Last month, I had the privilege to attend the New York Women in Communications (@nywici) Cocktails & Conversations panel on The Future of Communications. Moderated by the group’s outgoing president and NY PR agency head Liz Kaplow, the panel featured BlogHer CEO Lisa Stone, Dana Points from Parents and American Baby and Sarah Davanzo from ad agency Sparks & Honey. The conversation ranged across a number of topics, including a survey conducted jointly by BlogHer and NYWICI on women’s attitudes toward technology, but the panel really dug into to the issue of our children’s use of technology, with varying points of view about how to manage it and whether so much tech was good or bad for child development, interpersonal relationships and future success in life.
I’m the parent of a 14 year old young man who is deeply engaged in the online gaming world and has been digitally active since he was barely out of diapers. I also have a professional background in the online safety industry; I worked at Cyber Patrol and SurfControl for 10 years (1994-2004), during which time I testified about online safety in Congress and at the FTC, represented my company at an OECD workshop in Paris, and was generally deeply involved in the discussion/debate about children’s use of the Internet. Safe to say I have strong, and I would say fairly well informed, opinions about children’s use of technology. None of which I try to impose on anyone but happy to share.
How much is too much? What is too much? Are we spending too much time in front of the screen? To the detriment of our personal relationships?
This is tricky, because how you answer depends on how you value your relationships, and specifically the differentiation you apply to online versus offline friends. As a society, we still tend to place more value on the people we know in the physical world, our “real life” friends, but why? Why is someone you’ve shaken the physical hand of inherently more valuable as a friend merely because you have been geographically co-located? The long tail when applied to personal relationships implies that we are now able to “meet” people “like us” from all over the world. Are these people any less our friends?
This has become a very robust and long lasting online conversation. Our rule at home is that Doug needs to spend some time every day with the family, and I regularly plan offline activities for us including day trips to NYC and other local attractions, but his online friends are just as much his friends as anyone he might meet in “meat space.” I feel the same way about quite a few friends that I have never actually met in person, but have been chatting with online for 10 years or more.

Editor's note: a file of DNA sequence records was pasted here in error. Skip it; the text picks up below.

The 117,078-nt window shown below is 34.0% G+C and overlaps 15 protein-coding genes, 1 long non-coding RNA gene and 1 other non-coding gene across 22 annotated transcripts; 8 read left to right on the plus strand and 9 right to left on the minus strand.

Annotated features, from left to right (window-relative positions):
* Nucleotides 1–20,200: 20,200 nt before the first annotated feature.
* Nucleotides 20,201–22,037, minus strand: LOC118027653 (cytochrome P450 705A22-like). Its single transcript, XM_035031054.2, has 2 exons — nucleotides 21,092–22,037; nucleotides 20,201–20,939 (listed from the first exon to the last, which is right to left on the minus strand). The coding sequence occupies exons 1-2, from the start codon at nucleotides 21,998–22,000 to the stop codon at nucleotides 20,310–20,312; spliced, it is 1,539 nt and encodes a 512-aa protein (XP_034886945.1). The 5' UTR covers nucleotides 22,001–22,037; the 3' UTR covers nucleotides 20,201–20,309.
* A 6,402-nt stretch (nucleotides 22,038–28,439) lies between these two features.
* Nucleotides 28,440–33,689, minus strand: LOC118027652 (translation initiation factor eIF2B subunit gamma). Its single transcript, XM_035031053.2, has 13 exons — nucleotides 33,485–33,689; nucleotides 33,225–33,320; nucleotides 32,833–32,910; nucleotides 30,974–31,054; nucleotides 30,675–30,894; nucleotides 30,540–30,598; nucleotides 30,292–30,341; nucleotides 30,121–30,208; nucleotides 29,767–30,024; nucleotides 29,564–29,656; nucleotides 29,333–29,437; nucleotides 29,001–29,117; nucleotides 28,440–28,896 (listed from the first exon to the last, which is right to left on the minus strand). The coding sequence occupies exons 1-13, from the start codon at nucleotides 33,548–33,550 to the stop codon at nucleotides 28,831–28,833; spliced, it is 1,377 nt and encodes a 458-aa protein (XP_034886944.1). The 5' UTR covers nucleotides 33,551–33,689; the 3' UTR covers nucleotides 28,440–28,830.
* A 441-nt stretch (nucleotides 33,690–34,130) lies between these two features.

For some people, the safety of online is what permits friendships to develop, and not just when it comes to online dating. For folks who are even remotely socially awkward or uncomfortable in social situations, online is a safe haven for trying on personas and navigating the white water of developing friendships. For that alone, gaming is a gift. I firmly believe that the demands of these environments, including the need to understand the rules and social mores within the game, help kids develop many necessary social and coping skills. Far from preventing development, games foster it.
What about porn?
What about it? Seriously, there is a ton of bad shit on the Internet, and as parents we do want to protect our kids from inadvertently accessing inappropriate material, at home and at school.
There are two lines of defense. Teach your children well is first and foremost. Your good relationship with your child, and mutual trust, is probably the best parenting tool we have in general. As a secondary safeguard, especially when your kids are young, there is no harm in using filtering software to block inappropriate content. Just know that even if it could find and block all the “bad” web content, it can’t protect your child from everything. Cyberbullying and sexting don’t have URLs that a filter can block. Teaching your child to recognize, avoid, handle and report these sorts of things is best defense. As an aside, know that while there are online predators who lure children in chat rooms and so forth, I firmly believe the bigger danger is bullying and bad behavior from the people we know, not the bogeyman under the bed.
Two other tips. Keep the Internet connected machines in family rooms, not in children’s bedrooms, and most important, be genuinely interested in what your kids do online. Even if it is not your cup of tea. The best thing that can happen to you is your kid WANTS to show you the mod he created for his game or the dumb thing he found on a video sharing site. Don’t squander that opportunity.
I’m not. This July 12 and 13, I will be spending the weekend with Doug at MineOrama in New York City. The minute he heard about the convention, he wanted to go so he could meet other Minecraft enthusiasts in person. I *have* to attend because he is less than 16 years old, so I can’t just drop and go, but I am actually looking forward to the opportunity to spend time with him in his world. It’ll be fun, and you can be sure I will tell you all about it.
In the meantime, I’ll leave you with my first exposure to Minecraft about three and a half years ago. My son was playing on his laptop and I was working at my desk when I heard this song emerging from his speakers. I thought for the life of me they were singing “Digging the whores. Diggy diggy whores.” Needless to say I was a little freaked out. Turns out it was “holes, Mom, holes.”